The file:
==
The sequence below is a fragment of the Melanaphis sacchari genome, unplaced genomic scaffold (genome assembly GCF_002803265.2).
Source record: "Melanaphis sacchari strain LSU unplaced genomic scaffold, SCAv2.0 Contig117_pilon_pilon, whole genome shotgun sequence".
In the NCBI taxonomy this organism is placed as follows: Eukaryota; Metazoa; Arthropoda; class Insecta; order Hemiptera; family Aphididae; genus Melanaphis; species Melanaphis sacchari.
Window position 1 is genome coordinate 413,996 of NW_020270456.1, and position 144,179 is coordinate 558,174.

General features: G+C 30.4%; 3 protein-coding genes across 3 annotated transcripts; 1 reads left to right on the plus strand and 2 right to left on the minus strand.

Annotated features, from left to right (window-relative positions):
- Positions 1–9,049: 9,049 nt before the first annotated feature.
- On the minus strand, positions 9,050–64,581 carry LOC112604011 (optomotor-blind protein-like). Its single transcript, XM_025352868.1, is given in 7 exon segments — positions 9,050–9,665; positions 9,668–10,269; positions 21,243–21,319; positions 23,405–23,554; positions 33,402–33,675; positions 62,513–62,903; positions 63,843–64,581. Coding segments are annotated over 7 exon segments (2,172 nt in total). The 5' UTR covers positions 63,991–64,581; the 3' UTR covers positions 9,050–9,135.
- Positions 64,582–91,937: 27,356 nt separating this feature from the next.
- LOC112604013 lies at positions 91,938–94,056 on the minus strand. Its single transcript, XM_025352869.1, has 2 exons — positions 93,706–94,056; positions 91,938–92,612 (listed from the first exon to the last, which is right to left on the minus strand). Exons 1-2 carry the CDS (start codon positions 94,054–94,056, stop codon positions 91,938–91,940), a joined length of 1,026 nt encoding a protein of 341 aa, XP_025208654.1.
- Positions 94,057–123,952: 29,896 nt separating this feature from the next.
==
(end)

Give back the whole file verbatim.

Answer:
The sequence below is a fragment of the Melanaphis sacchari genome, unplaced genomic scaffold (genome assembly GCF_002803265.2).
Source record: "Melanaphis sacchari strain LSU unplaced genomic scaffold, SCAv2.0 Contig117_pilon_pilon, whole genome shotgun sequence".
In the NCBI taxonomy this organism is placed as follows: Eukaryota; Metazoa; Arthropoda; class Insecta; order Hemiptera; family Aphididae; genus Melanaphis; species Melanaphis sacchari.
Window position 1 is genome coordinate 413,996 of NW_020270456.1, and position 144,179 is coordinate 558,174.

General features: G+C 30.4%; 3 protein-coding genes across 3 annotated transcripts; 1 reads left to right on the plus strand and 2 right to left on the minus strand.

Annotated features, from left to right (window-relative positions):
- Positions 1–9,049: 9,049 nt before the first annotated feature.
- On the minus strand, positions 9,050–64,581 carry LOC112604011 (optomotor-blind protein-like). Its single transcript, XM_025352868.1, is given in 7 exon segments — positions 9,050–9,665; positions 9,668–10,269; positions 21,243–21,319; positions 23,405–23,554; positions 33,402–33,675; positions 62,513–62,903; positions 63,843–64,581. Coding segments are annotated over 7 exon segments (2,172 nt in total). The 5' UTR covers positions 63,991–64,581; the 3' UTR covers positions 9,050–9,135.
- Positions 64,582–91,937: 27,356 nt separating this feature from the next.
- LOC112604013 lies at positions 91,938–94,056 on the minus strand. Its single transcript, XM_025352869.1, has 2 exons — positions 93,706–94,056; positions 91,938–92,612 (listed from the first exon to the last, which is right to left on the minus strand). Exons 1-2 carry the CDS (start codon positions 94,054–94,056, stop codon positions 91,938–91,940), a joined length of 1,026 nt encoding a protein of 341 aa, XP_025208654.1.
- Positions 94,057–123,952: 29,896 nt separating this feature from the next.